(vi) Triphala fastens the healing process, because it has collagen, an important cementing material required in the process of blood clotting.

Triphala Uses

Triphala is vastly considered as one of the most important medicines Ayurveda has ever provided to the world. The following are the uses for which Triphala is today internationally acclaimed:-

(i) Digestive Problems

All the three constituents of the Triphala have laxative properties. Triphala can stimulate the mucosal lining of the gastric and the intestinal tract, and hence help in digestion. Triphala is prescribed to people having constipation problems. By regular use of Triphala for a few days, the toxins within the intestinal tract are flushed out. Triphala is also prescribed for tonifying (i.e. regulating) the functioning of the stomach and the colon. Triphala is prescribed as an essential medicine for the elderly who are prone to have more digestive problems than the younger people. This is mainly because Triphala is a non-habit forming drug, and it has no known side-effects even after prolonged use.


(ii) Flatulence

Triphala is prescribed to people who have excess acidity in their stomachs. A regular use of the Triphala helps to dissolve all the toxic acids in the stomach. This helps in the treatment of flatulence.

(iii) Gout

Due to its anti-inflammatory properties, Triphala is used in the treatment of gout and other joint problems. Gout is formed when excess uric acid deposits in the joints of the bones. This is removed by Triphala, which gets it expelled through urination. Therefore, the conditions of gout are brought to a minimum.

(iv) Liver Disorders

Triphala helps in the proper functioning of the liver and the pancreas. It regulates the bile duct and treats sluggishness of the liver. Triphala is a support to the liver in performing most of its physiological functions. It is a common medicine prescribed to patients of hepatitis.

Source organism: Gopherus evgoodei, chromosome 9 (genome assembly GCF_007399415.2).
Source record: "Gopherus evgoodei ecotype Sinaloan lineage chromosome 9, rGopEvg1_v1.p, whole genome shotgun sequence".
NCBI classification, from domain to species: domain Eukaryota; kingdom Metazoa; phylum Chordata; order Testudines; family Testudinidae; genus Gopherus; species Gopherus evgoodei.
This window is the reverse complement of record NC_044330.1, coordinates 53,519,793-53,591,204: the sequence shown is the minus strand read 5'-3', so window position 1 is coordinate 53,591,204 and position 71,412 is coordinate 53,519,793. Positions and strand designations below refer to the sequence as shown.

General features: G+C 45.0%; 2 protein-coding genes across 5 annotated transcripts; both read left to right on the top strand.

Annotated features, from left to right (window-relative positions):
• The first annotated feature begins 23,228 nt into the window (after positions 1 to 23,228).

(v) Nervous Disorders

Triphala is prescribed in nervous problems like the Alzheimer’s due to its cooling and toning properties. It can repair the degenerated nerves and bring the nervous system back to a normal state of functioning.

(vi) Obesity

Amalaki is especially known to disintegrate the fatty accumulation in the body. Thus, Triphala can reduce the excess weight in obese people. In addition, regular use of the Triphala can also heal several of the complications of obesity. Since Triphala can dissolve the serum cholesterol, it decreases the chances of cardiovascular problems. The acrid and bitter components of Triphala are also good in the treatment and control of diabetes mellitus, to which obese people are much prone.

(vii) Ocular Problems

Triphala has beneficial effects in the treatment of eye infections like conjunctivitis and visual problems like cataract and glaucoma. On a lighter note, Triphala is prescribed to treat eye problems such as fatigue, redness and soreness of the eyes. It is used as eyewash in these cases.

Precautions

Triphala does not have any major side-effects. But it must be avoided by pregnant woman. People having complaints of diarrhea and dysentery must also restrict the use of Triphala.